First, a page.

Sometimes the kit is not quite up to local conditions, he adds. “Out on home visits on a blustery Highland day the flimsy aprons can be quite problematic. They tend to blow up into your face.”
SHIFT TO REMOTE CONSULTING
COVID-19 has transformed the doctor-patient interface at Dingwall just as it has across the UK. Pauline estimates that before March 2020 around 90 per cent of consultations were face to face and 10 per cent by phone. “I would say that flipped completely after lockdown. Now it’s probably about 60 per cent phone calls and 40 per cent face to face.”
Another major change has been the use of remote consulting. “All of our GP consulting rooms now have new screens with video cameras for Near Me – so we can offer video consultations, which we didn’t have before COVID.” Near Me is the standard video consulting service approved for use by NHS Scotland.
“Patient behaviour has definitely changed,” says Pauline. “They are much more receptive to a telephone call from a doctor now. Before COVID, doctors would tend to phone patients in between face-to-face consultations or during their lunchtime, or after hours. Now we have dedicated time slots for these phone calls, which helps the doctor as well as the patient. Quite often the GP would try a patient numerous times and not reach them. Now nine times out of 10 they are there for the phone call.”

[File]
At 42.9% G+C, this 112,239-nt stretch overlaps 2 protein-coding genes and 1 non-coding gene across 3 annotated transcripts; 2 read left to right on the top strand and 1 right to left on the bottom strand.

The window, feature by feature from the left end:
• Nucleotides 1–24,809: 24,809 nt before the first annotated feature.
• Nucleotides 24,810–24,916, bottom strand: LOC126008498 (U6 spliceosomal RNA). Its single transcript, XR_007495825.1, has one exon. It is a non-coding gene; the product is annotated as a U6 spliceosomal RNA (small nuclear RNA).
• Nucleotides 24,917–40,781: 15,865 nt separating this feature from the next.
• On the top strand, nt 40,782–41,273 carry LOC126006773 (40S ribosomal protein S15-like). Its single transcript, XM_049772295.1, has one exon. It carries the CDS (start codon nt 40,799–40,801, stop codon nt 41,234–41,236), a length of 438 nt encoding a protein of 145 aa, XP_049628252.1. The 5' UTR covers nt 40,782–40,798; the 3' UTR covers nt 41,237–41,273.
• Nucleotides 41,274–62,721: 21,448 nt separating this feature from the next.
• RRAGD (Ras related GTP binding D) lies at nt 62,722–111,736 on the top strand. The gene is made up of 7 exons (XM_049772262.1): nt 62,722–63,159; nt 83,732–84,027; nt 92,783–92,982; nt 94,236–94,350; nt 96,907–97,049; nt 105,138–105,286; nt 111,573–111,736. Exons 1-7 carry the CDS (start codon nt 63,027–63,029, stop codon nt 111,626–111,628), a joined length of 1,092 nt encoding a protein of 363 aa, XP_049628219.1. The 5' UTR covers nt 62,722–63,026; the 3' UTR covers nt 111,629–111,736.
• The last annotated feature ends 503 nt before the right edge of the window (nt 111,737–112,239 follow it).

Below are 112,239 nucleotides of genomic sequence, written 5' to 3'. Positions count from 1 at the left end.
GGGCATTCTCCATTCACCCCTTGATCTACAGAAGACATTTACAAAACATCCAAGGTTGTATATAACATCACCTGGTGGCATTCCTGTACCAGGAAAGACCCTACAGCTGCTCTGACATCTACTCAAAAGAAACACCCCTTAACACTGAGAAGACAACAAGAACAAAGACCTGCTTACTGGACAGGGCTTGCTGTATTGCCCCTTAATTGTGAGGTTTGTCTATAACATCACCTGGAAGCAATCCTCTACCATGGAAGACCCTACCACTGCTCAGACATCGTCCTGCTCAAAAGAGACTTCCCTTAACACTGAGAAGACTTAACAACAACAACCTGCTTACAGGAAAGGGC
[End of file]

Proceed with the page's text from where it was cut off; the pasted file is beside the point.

Dr Mack sees the increased use of remote consulting as one innovation that is definitely here to stay, especially in remote and rural medical practice.
KEEPING PATIENTS IN THE LOOP
Patients at Dingwall have been mostly tolerant of the service changes, says Dr Mack. “I think the majority are hugely appreciative of the fact that we remained open and continued to see patients.” Service updates at the practice have been publicised by various means including via the website, text messaging and the main telephone switchboard recording. “We have quite a big following on Facebook which has also helped,” says Pauline.
Recently the practice changed the way it operates again as NHS Scotland eased lockdown and moved into Phase 3. “We now split into urgent and routine teams each day,” says Dr Mack. “We still have a red room but we don’t have a designated doctor to look after that. Any doctor who is on the acute team can use that space to see patients without risk.”